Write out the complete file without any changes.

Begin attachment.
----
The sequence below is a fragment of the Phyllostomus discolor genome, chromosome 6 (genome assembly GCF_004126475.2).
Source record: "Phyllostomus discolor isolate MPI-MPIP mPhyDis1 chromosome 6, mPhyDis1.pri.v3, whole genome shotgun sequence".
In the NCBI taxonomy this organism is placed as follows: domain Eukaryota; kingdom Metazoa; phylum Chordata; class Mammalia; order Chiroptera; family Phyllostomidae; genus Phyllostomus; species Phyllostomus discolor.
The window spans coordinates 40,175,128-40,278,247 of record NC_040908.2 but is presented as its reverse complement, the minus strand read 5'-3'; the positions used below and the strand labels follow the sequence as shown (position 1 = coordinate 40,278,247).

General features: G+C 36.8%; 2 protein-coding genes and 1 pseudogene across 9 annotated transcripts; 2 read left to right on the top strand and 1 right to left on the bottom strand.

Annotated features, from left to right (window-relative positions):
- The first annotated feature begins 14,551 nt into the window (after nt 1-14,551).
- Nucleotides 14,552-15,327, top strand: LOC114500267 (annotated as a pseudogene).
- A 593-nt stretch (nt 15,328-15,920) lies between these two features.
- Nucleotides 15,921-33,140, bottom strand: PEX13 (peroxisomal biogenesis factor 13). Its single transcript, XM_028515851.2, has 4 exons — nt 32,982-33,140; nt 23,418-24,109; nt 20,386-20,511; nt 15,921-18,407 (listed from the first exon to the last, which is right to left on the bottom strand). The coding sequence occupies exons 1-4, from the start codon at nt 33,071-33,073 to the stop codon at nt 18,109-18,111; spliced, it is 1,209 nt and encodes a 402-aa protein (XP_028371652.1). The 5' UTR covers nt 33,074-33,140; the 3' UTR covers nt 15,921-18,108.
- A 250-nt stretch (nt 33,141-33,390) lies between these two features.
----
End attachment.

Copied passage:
The sequence below is a fragment of the Phyllostomus discolor genome, chromosome 6 (genome assembly GCF_004126475.2).
Source record: "Phyllostomus discolor isolate MPI-MPIP mPhyDis1 chromosome 6, mPhyDis1.pri.v3, whole genome shotgun sequence".
In the NCBI taxonomy this organism is placed as follows: domain Eukaryota; kingdom Metazoa; phylum Chordata; class Mammalia; order Chiroptera; family Phyllostomidae; genus Phyllostomus; species Phyllostomus discolor.
The window spans coordinates 40,175,128-40,278,247 of record NC_040908.2 but is presented as its reverse complement, the minus strand read 5'-3'; the positions used below and the strand labels follow the sequence as shown (position 1 = coordinate 40,278,247).

General features: G+C 36.8%; 2 protein-coding genes and 1 pseudogene across 9 annotated transcripts; 2 read left to right on the top strand and 1 right to left on the bottom strand.

Annotated features, from left to right (window-relative positions):
- The first annotated feature begins 14,551 nt into the window (after nt 1-14,551).
- Nucleotides 14,552-15,327, top strand: LOC114500267 (annotated as a pseudogene).
- A 593-nt stretch (nt 15,328-15,920) lies between these two features.
- Nucleotides 15,921-33,140, bottom strand: PEX13 (peroxisomal biogenesis factor 13). Its single transcript, XM_028515851.2, has 4 exons — nt 32,982-33,140; nt 23,418-24,109; nt 20,386-20,511; nt 15,921-18,407 (listed from the first exon to the last, which is right to left on the bottom strand). The coding sequence occupies exons 1-4, from the start codon at nt 33,071-33,073 to the stop codon at nt 18,109-18,111; spliced, it is 1,209 nt and encodes a 402-aa protein (XP_028371652.1). The 5' UTR covers nt 33,074-33,140; the 3' UTR covers nt 15,921-18,108.
- A 250-nt stretch (nt 33,141-33,390) lies between these two features.